Cottage Q&A: Car vs. moose stats

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How common is it for cars to hit moose? I was curious about this after reading an article about a collision on a Saskatchewan highway that sent three people to the hospital.—Annika Kent, Kamloops, B.C.

Well, it’s not as common as, say, cars hitting traffic cones during roadwork season. But it does happen wherever roads bisect moose habitat.

Canada’s Traffic Injury Research Foundation (TIRF) collects data on fatal wildlife–vehicle crashes; from 2000 to 2014 (the most up-to-date numbers on record), 236 people in Canada died in moose–vehicle collisions. That’s almost double the number of people killed in collisions with deer and a lot more than the number of people killed in crashes involving other, smaller animals. But that doesn’t mean cars hit moose more frequently than they hit other mammals, birds, reptiles, or anything else. 

Logic time! “Your chances of hitting a moose are proportional to the number of moose in the population,” says Roy V. Rea, a senior laboratory instructor at the University of Northern British Columbia who studies the mitigation of wildlife–vehicle collisions. “Here in B.C., we have far more deer, and so we hit deer much more often—three times as much—than moose. But moose cause a much greater impact to the car, and, per animal, they kill and injure a lot more people.”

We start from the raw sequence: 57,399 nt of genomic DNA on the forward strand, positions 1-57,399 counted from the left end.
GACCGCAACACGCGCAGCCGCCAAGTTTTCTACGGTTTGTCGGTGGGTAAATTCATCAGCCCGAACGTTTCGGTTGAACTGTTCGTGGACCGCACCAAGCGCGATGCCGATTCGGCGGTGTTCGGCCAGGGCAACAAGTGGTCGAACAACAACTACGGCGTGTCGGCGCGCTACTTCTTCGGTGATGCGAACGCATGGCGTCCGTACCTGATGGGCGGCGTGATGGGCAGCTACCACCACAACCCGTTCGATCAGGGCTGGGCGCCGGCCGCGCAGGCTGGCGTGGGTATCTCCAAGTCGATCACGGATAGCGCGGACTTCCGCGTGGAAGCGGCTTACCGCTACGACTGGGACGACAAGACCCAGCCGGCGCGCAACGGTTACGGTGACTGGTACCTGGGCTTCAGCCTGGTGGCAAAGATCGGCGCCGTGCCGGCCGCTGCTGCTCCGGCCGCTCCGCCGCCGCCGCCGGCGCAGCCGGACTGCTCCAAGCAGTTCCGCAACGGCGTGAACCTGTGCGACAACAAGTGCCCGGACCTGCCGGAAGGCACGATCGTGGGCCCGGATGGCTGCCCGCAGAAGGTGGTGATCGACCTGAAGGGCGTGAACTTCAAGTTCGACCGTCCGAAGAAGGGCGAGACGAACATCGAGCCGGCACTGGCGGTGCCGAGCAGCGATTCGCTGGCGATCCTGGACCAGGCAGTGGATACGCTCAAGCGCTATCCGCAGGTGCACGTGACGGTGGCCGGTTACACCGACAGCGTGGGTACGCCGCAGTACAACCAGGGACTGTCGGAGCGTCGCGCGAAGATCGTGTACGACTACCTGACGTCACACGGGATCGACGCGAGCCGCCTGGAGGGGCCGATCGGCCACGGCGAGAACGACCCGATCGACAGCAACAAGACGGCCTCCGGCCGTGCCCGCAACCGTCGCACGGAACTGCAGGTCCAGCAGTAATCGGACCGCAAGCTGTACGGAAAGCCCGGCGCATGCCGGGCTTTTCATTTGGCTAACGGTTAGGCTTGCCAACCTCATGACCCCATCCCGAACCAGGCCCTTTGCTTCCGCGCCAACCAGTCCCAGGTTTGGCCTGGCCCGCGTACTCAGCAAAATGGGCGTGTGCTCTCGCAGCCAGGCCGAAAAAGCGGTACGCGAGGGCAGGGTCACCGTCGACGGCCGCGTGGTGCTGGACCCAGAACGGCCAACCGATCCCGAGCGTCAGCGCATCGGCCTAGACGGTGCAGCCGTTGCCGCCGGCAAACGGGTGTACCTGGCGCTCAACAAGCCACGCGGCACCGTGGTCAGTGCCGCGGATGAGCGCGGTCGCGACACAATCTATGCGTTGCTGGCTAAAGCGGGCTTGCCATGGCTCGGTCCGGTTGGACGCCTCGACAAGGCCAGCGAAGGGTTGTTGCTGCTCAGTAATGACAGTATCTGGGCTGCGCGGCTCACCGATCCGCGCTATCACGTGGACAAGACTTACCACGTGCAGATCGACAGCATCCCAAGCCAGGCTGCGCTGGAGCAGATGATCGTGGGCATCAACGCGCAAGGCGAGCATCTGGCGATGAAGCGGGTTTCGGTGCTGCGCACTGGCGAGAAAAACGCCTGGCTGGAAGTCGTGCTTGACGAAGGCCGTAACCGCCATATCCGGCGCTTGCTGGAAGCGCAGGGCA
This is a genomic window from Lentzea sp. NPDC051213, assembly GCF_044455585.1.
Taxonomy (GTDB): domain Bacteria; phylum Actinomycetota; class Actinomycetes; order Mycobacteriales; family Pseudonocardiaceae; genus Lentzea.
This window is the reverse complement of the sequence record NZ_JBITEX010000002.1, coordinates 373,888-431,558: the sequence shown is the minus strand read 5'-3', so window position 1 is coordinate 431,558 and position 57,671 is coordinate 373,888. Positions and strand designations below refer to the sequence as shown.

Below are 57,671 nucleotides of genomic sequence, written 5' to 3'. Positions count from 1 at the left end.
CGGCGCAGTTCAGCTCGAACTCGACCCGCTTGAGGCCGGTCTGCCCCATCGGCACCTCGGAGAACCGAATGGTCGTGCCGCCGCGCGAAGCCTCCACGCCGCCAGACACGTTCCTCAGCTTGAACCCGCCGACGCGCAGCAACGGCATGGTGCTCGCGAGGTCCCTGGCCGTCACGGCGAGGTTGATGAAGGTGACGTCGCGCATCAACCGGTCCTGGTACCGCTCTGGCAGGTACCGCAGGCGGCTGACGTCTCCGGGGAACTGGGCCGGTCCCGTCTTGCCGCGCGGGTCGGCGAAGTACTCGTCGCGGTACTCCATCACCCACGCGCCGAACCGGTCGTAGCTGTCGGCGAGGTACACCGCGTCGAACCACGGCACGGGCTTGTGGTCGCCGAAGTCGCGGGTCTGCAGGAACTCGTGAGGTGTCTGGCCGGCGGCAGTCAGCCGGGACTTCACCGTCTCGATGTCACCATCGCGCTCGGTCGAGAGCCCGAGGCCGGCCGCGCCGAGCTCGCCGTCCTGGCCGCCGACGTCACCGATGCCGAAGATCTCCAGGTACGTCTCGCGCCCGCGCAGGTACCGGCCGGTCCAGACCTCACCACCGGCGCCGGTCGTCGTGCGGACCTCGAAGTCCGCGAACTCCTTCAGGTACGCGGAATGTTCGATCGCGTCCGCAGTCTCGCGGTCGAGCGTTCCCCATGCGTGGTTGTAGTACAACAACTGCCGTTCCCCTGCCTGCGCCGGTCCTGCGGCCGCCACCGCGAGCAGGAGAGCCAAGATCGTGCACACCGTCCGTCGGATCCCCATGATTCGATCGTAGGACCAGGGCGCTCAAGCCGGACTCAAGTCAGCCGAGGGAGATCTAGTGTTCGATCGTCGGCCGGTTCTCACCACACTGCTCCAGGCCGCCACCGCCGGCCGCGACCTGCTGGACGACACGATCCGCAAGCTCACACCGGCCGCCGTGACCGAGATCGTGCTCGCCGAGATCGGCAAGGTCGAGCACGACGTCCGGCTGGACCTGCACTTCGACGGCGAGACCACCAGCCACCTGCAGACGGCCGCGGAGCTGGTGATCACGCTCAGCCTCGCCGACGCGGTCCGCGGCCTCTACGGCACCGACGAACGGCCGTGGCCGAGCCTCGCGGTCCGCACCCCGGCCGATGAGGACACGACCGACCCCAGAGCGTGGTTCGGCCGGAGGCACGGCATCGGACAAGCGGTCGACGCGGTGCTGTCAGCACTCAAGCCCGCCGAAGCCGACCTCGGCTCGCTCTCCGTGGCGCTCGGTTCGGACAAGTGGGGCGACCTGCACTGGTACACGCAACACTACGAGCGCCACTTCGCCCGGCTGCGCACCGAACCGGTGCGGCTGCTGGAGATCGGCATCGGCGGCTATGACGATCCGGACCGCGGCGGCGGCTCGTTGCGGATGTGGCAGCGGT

And it turns out, when it comes to hard numbers, it’s easier to collect data on fatal animal–vehicle interactions than it is on non-fatal ones, since most car vs. small wildlife collisions aren’t reported to any kind of body that might record the incidents: the police or RCMP, conservation officers, insurance companies, or departments of natural resources. The TIRF doesn’t have official data on the number of non-fatal moose–vehicle crashes, or on non-fatal crashes involving only small animals, but, according to its annual public behaviour survey, it’s definitely deer and small animals that drivers report hitting or “almost hitting” most frequently, not moose. 

So, common? No. Possible? Of course. But that’s why you slow down and stay extra-alert wherever moose hazard signs are posted. That said, in some places, moose populations are declining, says Rea. This means that in those areas, even with urban sprawl and road expansions into moose habitat, there are generally fewer collisions with moose. “If there are fewer moose, there are fewer to hit.”

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